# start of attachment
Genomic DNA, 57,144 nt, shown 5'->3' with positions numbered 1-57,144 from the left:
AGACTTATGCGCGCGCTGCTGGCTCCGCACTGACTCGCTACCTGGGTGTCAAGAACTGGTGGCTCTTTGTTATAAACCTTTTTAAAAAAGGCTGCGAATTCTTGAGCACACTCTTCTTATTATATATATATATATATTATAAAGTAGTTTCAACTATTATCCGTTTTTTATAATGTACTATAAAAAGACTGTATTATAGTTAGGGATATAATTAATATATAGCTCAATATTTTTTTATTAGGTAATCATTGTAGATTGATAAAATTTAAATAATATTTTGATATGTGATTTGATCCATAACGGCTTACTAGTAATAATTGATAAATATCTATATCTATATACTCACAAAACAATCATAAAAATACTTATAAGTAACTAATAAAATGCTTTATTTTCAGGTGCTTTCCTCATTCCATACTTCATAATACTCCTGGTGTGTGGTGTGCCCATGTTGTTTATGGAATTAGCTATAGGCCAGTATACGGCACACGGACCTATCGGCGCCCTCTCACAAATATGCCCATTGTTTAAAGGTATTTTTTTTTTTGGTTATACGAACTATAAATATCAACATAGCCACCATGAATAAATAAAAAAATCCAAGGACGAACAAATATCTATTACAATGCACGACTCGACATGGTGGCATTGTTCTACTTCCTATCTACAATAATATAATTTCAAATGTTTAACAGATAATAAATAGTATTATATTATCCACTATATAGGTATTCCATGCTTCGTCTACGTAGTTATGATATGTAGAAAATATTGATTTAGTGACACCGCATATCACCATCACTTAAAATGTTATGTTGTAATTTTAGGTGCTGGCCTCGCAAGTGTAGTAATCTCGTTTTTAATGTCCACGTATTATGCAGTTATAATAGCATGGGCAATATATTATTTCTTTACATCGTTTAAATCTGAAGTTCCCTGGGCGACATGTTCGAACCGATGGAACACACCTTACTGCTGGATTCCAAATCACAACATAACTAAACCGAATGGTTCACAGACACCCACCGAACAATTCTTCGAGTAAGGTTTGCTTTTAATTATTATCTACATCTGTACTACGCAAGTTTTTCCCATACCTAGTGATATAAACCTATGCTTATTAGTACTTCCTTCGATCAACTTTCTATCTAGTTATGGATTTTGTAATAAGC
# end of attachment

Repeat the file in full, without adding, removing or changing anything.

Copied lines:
Genomic DNA, 57,144 nt, shown 5'->3' with positions numbered 1-57,144 from the left:
AGACTTATGCGCGCGCTGCTGGCTCCGCACTGACTCGCTACCTGGGTGTCAAGAACTGGTGGCTCTTTGTTATAAACCTTTTTAAAAAAGGCTGCGAATTCTTGAGCACACTCTTCTTATTATATATATATATATATTATAAAGTAGTTTCAACTATTATCCGTTTTTTATAATGTACTATAAAAAGACTGTATTATAGTTAGGGATATAATTAATATATAGCTCAATATTTTTTTATTAGGTAATCATTGTAGATTGATAAAATTTAAATAATATTTTGATATGTGATTTGATCCATAACGGCTTACTAGTAATAATTGATAAATATCTATATCTATATACTCACAAAACAATCATAAAAATACTTATAAGTAACTAATAAAATGCTTTATTTTCAGGTGCTTTCCTCATTCCATACTTCATAATACTCCTGGTGTGTGGTGTGCCCATGTTGTTTATGGAATTAGCTATAGGCCAGTATACGGCACACGGACCTATCGGCGCCCTCTCACAAATATGCCCATTGTTTAAAGGTATTTTTTTTTTTGGTTATACGAACTATAAATATCAACATAGCCACCATGAATAAATAAAAAAATCCAAGGACGAACAAATATCTATTACAATGCACGACTCGACATGGTGGCATTGTTCTACTTCCTATCTACAATAATATAATTTCAAATGTTTAACAGATAATAAATAGTATTATATTATCCACTATATAGGTATTCCATGCTTCGTCTACGTAGTTATGATATGTAGAAAATATTGATTTAGTGACACCGCATATCACCATCACTTAAAATGTTATGTTGTAATTTTAGGTGCTGGCCTCGCAAGTGTAGTAATCTCGTTTTTAATGTCCACGTATTATGCAGTTATAATAGCATGGGCAATATATTATTTCTTTACATCGTTTAAATCTGAAGTTCCCTGGGCGACATGTTCGAACCGATGGAACACACCTTACTGCTGGATTCCAAATCACAACATAACTAAACCGAATGGTTCACAGACACCCACCGAACAATTCTTCGAGTAAGGTTTGCTTTTAATTATTATCTACATCTGTACTACGCAAGTTTTTCCCATACCTAGTGATATAAACCTATGCTTATTAGTACTTCCTTCGATCAACTTTCTATCTAGTTATGGATTTTGTAATAAGC